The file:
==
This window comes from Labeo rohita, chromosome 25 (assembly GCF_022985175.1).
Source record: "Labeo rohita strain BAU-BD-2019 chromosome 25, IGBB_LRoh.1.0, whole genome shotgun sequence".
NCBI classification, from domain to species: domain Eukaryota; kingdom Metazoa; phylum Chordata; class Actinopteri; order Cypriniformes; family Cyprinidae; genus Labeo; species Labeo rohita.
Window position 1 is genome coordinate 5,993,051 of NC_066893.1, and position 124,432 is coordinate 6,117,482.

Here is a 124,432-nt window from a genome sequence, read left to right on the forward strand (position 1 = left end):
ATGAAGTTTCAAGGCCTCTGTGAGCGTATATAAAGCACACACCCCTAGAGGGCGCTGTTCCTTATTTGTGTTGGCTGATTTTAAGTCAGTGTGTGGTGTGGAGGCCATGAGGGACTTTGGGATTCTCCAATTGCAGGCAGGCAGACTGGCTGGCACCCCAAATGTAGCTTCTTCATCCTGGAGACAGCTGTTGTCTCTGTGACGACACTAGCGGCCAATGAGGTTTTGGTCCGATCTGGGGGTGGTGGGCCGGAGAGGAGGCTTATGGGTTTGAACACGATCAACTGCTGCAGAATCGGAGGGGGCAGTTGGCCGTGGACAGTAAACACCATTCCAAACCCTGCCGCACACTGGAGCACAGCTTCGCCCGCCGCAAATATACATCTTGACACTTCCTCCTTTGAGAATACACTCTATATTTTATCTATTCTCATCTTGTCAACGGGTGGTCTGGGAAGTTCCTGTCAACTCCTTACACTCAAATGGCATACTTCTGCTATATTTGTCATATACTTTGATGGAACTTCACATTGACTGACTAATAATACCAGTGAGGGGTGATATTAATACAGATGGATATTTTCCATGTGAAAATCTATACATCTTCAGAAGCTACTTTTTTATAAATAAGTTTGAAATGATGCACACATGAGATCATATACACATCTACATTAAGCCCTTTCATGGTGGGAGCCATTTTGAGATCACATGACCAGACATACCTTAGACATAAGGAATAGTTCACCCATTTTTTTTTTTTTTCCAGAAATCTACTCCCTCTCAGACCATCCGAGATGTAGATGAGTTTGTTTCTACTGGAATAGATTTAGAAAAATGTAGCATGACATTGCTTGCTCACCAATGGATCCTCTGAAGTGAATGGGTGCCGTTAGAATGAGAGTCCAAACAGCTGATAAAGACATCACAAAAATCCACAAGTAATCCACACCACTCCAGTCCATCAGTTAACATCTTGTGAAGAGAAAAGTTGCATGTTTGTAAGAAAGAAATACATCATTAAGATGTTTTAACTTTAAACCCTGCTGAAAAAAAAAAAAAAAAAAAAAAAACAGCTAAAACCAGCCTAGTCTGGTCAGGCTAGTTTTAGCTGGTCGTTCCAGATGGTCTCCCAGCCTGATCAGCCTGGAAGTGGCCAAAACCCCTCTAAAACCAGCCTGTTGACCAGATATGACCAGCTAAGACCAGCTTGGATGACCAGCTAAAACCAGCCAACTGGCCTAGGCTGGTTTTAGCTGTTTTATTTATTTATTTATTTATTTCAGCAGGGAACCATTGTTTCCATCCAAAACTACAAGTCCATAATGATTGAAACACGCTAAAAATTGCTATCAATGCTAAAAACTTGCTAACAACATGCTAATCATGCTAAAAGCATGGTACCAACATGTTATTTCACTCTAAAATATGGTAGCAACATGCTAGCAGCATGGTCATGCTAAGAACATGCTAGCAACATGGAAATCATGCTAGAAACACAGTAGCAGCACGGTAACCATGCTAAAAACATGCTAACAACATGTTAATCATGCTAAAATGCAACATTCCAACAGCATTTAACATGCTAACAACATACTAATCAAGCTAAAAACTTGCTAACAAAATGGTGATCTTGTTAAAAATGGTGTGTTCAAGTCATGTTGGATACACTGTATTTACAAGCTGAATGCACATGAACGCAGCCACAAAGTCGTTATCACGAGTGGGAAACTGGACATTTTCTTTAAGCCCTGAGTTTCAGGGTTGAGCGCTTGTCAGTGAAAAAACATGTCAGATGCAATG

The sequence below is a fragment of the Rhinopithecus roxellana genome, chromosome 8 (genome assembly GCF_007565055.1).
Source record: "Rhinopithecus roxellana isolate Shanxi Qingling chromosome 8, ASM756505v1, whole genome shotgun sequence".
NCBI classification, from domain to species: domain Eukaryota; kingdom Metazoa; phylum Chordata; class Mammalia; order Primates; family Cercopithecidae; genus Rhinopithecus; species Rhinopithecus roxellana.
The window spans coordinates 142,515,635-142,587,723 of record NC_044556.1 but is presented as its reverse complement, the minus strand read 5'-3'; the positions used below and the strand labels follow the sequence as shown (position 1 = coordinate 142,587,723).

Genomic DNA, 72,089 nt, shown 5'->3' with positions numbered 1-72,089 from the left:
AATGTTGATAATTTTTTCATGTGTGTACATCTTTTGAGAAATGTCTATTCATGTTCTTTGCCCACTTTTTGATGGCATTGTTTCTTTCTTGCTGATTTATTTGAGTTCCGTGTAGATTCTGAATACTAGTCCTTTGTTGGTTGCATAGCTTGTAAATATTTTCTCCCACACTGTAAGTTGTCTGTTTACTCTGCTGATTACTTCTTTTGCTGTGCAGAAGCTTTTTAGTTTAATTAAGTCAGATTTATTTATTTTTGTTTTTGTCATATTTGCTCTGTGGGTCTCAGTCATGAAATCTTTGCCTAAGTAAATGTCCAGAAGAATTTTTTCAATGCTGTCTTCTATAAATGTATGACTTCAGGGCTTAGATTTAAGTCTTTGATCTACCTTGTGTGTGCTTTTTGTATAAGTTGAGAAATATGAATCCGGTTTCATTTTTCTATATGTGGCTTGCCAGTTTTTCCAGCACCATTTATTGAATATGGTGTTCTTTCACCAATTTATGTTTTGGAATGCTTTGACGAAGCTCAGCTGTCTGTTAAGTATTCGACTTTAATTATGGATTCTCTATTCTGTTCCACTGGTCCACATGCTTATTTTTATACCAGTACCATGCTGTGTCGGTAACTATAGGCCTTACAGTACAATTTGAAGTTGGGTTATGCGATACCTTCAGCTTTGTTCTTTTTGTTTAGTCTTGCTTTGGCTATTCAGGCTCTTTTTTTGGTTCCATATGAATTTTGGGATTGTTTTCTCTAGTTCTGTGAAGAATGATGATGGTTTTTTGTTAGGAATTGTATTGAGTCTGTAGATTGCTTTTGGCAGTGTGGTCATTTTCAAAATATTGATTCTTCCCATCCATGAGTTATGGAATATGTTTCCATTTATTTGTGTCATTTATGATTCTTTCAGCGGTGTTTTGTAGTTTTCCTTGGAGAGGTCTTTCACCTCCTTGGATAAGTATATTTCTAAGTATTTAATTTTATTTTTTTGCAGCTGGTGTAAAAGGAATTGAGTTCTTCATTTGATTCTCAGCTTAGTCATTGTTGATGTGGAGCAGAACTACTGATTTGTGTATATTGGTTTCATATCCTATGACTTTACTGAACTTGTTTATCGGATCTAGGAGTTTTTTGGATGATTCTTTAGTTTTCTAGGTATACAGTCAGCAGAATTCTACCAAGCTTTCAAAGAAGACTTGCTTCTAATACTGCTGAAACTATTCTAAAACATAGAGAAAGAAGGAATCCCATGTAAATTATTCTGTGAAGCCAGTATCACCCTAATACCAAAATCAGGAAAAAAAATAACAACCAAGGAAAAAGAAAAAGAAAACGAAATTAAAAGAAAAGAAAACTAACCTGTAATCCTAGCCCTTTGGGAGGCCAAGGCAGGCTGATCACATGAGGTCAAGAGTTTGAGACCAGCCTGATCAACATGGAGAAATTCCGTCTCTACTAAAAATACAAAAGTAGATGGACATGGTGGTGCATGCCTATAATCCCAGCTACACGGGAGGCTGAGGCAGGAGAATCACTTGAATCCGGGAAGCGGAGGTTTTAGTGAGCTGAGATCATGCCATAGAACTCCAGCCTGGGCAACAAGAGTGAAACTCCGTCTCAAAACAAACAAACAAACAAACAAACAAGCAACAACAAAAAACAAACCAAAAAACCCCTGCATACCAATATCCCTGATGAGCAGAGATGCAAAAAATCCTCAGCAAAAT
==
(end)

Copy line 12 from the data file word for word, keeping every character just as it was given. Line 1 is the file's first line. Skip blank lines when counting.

AATGTTGATAATTTTTTCATGTGTGTACATCTTTTGAGAAATGTCTATTCATGTTCTTTGCCCACTTTTTGATGGCATTGTTTCTTTCTTGCTGATTTATTTGAGTTCCGTGTAGATTCTGAATACTAGTCCTTTGTTGGTTGCATAGCTTGTAAATATTTTCTCCCACACTGTAAGTTGTCTGTTTACTCTGCTGATTACTTCTTTTGCTGTGCAGAAGCTTTTTAGTTTAATTAAGTCAGATTTATTTATTTTTGTTTTTGTCATATTTGCTCTGTGGGTCTCAGTCATGAAATCTTTGCCTAAGTAAATGTCCAGAAGAATTTTTTCAATGCTGTCTTCTATAAATGTATGACTTCAGGGCTTAGATTTAAGTCTTTGATCTACCTTGTGTGTGCTTTTTGTATAAGTTGAGAAATATGAATCCGGTTTCATTTTTCTATATGTGGCTTGCCAGTTTTTCCAGCACCATTTATTGAATATGGTGTTCTTTCACCAATTTATGTTTTGGAATGCTTTGACGAAGCTCAGCTGTCTGTTAAGTATTCGACTTTAATTATGGATTCTCTATTCTGTTCCACTGGTCCACATGCTTATTTTTATACCAGTACCATGCTGTGTCGGTAACTATAGGCCTTACAGTACAATTTGAAGTTGGGTTATGCGATACCTTCAGCTTTGTTCTTTTTGTTTAGTCTTGCTTTGGCTATTCAGGCTCTTTTTTTGGTTCCATATGAATTTTGGGATTGTTTTCTCTAGTTCTGTGAAGAATGATGATGGTTTTTTGTTAGGAATTGTATTGAGTCTGTAGATTGCTTTTGGCAGTGTGGTCATTTTCAAAATATTGATTCTTCCCATCCATGAGTTATGGAATATGTTTCCATTTATTTGTGTCATTTATGATTCTTTCAGCGGTGTTTTGTAGTTTTCCTTGGAGAGGTCTTTCACCTCCTTGGATAAGTATATTTCTAAGTATTTAATTTTATTTTTTTGCAGCTGGTGTAAAAGGAATTGAGTTCTTCATTTGATTCTCAGCTTAGTCATTGTTGATGTGGAGCAGAACTACTGATTTGTGTATATTGGTTTCATATCCTATGACTTTACTGAACTTGTTTATCGGATCTAGGAGTTTTTTGGATGATTCTTTAGTTTTCTAGGTATACAGTCAGCAGAATTCTACCAAGCTTTCAAAGAAGACTTGCTTCTAATACTGCTGAAACTATTCTAAAACATAGAGAAAGAAGGAATCCCATGTAAATTATTCTGTGAAGCCAGTATCACCCTAATACCAAAATCAGGAAAAAAAATAACAACCAAGGAAAAAGAAAAAGAAAACGAAATTAAAAGAAAAGAAAACTAACCTGTAATCCTAGCCCTTTGGGAGGCCAAGGCAGGCTGATCACATGAGGTCAAGAGTTTGAGACCAGCCTGATCAACATGGAGAAATTCCGTCTCTACTAAAAATACAAAAGTAGATGGACATGGTGGTGCATGCCTATAATCCCAGCTACACGGGAGGCTGAGGCAGGAGAATCACTTGAATCCGGGAAGCGGAGGTTTTAGTGAGCTGAGATCATGCCATAGAACTCCAGCCTGGGCAACAAGAGTGAAACTCCGTCTCAAAACAAACAAACAAACAAACAAACAAGCAACAACAAAAAACAAACCAAAAAACCCCTGCATACCAATATCCCTGATGAGCAGAGATGCAAAAAATCCTCAGCAAAAT